We have followed with interest the debates that have taken place in Parliament’s Committee on the Environment, Public Health and Food Safety in order to draw up the resolution that I understand is to be put to the vote tomorrow on the strategic objectives that the European Union should set for the conference.
I must say that the Council is still awaiting a proposal from the Commission on the position that the European Union should adopt regarding the documents and proposals submitted to the Conference of the Parties to be debated and, if appropriate, adopted. It is therefore difficult at this time to give detailed answers on these issues.
As soon as the Council receives the proposal from the Commission, the Spanish Presidency will ensure that it is examined, and that the corresponding decision can be adopted before the Conference of the Parties begins. The Spanish Presidency will also inform Parliament of the Council’s position once it has been agreed.
As in previous meetings of the Conference of the Parties to CITES, the Member States will work together to defend the position agreed within the European Union, and will ensure that it is consistent with the Union’s policies.
It is important to point out in this respect that any amendment to the appendices to CITES should be based on the inclusion criteria set out in the Convention, which take into account the conservation status of the species concerned.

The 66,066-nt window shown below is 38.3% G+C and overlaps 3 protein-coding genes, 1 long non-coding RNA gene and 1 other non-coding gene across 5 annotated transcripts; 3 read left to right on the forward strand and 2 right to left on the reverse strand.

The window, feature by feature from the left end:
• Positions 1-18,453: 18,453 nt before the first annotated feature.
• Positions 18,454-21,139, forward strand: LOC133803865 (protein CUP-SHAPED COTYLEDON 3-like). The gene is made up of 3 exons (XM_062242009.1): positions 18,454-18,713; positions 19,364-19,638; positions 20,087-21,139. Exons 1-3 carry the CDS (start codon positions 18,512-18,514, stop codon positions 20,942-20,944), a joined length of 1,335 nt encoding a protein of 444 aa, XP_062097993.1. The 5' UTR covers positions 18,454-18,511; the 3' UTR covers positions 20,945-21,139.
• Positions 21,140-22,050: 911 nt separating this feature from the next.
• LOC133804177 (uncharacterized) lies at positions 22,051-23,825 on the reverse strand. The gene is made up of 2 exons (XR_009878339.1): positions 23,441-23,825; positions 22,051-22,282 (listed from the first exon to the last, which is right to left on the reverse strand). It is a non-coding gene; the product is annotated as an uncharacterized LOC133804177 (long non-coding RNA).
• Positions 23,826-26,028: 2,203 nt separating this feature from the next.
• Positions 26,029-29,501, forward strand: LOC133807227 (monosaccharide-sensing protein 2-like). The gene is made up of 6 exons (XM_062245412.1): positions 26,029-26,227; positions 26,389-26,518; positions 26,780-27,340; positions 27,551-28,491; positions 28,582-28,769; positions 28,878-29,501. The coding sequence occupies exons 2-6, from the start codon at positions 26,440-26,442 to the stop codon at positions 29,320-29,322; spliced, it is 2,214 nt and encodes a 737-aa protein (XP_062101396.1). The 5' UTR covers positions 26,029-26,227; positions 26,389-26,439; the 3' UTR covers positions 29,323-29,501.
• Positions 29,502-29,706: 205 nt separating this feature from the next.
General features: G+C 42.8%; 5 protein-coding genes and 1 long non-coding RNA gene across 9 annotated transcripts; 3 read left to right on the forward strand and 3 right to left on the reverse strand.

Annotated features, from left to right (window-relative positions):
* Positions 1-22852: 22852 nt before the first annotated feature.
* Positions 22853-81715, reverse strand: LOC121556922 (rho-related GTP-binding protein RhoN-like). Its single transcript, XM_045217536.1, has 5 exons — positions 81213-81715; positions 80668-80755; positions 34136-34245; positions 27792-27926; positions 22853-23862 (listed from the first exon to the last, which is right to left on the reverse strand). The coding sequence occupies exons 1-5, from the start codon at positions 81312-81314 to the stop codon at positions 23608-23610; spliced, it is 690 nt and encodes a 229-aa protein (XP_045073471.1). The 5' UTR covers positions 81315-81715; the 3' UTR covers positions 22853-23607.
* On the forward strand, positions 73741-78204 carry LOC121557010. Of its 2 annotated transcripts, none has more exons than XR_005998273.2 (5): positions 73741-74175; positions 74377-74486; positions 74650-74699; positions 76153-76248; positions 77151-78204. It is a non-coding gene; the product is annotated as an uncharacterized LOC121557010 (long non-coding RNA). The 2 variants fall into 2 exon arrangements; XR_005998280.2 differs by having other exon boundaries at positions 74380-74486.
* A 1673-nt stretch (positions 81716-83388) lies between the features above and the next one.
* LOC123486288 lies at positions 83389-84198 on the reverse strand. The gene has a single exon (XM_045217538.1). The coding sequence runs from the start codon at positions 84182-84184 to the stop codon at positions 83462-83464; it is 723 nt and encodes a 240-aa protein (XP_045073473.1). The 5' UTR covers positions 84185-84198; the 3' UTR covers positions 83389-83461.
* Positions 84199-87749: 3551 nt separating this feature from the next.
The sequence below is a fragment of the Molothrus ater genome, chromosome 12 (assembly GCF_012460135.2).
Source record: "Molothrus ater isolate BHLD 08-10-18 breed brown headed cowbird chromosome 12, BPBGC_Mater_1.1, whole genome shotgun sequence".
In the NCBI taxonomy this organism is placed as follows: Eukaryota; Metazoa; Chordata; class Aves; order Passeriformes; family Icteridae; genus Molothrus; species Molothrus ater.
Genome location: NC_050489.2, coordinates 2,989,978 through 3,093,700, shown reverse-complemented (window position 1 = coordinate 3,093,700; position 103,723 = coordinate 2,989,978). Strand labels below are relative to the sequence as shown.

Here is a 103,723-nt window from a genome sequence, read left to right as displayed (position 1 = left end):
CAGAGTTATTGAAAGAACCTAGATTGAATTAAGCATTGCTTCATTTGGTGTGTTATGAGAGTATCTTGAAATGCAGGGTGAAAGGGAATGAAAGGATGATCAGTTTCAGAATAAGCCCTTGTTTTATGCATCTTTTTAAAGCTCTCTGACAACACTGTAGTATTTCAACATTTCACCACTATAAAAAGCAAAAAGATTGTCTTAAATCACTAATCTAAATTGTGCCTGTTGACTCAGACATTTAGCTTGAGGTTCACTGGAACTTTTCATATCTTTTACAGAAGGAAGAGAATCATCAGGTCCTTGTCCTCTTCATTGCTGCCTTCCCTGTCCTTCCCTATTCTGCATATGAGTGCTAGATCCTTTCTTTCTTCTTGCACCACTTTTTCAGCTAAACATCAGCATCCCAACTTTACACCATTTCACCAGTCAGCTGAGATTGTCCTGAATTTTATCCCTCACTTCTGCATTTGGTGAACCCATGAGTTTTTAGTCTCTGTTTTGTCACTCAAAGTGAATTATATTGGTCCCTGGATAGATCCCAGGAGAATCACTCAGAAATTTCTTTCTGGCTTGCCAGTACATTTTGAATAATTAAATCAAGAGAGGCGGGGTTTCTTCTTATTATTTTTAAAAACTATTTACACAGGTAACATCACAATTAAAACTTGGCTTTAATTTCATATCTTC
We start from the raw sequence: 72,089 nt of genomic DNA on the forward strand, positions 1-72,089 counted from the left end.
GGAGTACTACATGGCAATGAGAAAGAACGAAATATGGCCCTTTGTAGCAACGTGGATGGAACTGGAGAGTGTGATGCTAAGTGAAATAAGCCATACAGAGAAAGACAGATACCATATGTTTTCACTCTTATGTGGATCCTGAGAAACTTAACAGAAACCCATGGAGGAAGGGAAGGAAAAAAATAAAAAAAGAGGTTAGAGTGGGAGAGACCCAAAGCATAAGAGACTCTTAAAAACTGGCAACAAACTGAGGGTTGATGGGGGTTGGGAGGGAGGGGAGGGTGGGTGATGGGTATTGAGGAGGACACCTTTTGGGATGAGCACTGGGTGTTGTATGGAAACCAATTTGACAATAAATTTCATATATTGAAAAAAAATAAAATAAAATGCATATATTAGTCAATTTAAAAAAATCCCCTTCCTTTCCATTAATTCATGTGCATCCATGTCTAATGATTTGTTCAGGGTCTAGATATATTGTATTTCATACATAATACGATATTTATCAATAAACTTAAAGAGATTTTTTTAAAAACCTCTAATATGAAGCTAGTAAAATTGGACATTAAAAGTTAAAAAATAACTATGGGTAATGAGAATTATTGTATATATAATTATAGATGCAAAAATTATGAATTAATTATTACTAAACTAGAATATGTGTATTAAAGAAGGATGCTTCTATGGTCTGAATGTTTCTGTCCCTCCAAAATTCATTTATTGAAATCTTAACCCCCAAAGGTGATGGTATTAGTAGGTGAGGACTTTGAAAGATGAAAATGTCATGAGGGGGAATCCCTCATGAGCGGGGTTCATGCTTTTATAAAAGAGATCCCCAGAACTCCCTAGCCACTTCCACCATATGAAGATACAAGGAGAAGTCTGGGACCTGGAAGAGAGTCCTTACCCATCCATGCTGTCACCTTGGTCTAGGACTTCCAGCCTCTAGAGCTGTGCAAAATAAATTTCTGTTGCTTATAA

These amendments should also take into account the importance of controls in the context of CITES in order to improve conservation status, minimise unnecessary administrative burdens and ensure that resources are allocated directly to the areas that are of genuine concern for conservation.
The Conference of the Parties to CITES will once again have to adopt more crucial decisions to protect species threatened by over-exploitation, to which international trade could be contributing.
The European Union must ensure that the Convention continues to be an essential instrument for contributing to the conservation and sustainable management of precious wild flora and fauna resources.
The Presidency, working together with the Member States and the Commission, will attend the Doha conference in this spirit, and will work constructively to ensure its success.
I am waiting to hear your points of view, ladies and gentlemen, on the objectives that need to be defended at this next 15th Conference of the Parties to CITES, which I will pass on to the Council. I know that the Council has the support of Parliament for participating in this conference with the common objective that the CITES Convention should continue to make a significant contribution to the sustainability of our planet, for our own benefit, and for the benefit of future generations.
Paweł Samecki, Member of the Commission. – Madam President, the forthcoming 15th Conference of the Parties indeed offers a unique window of opportunity to improve the conservation and status of a wide number of species affected by trade.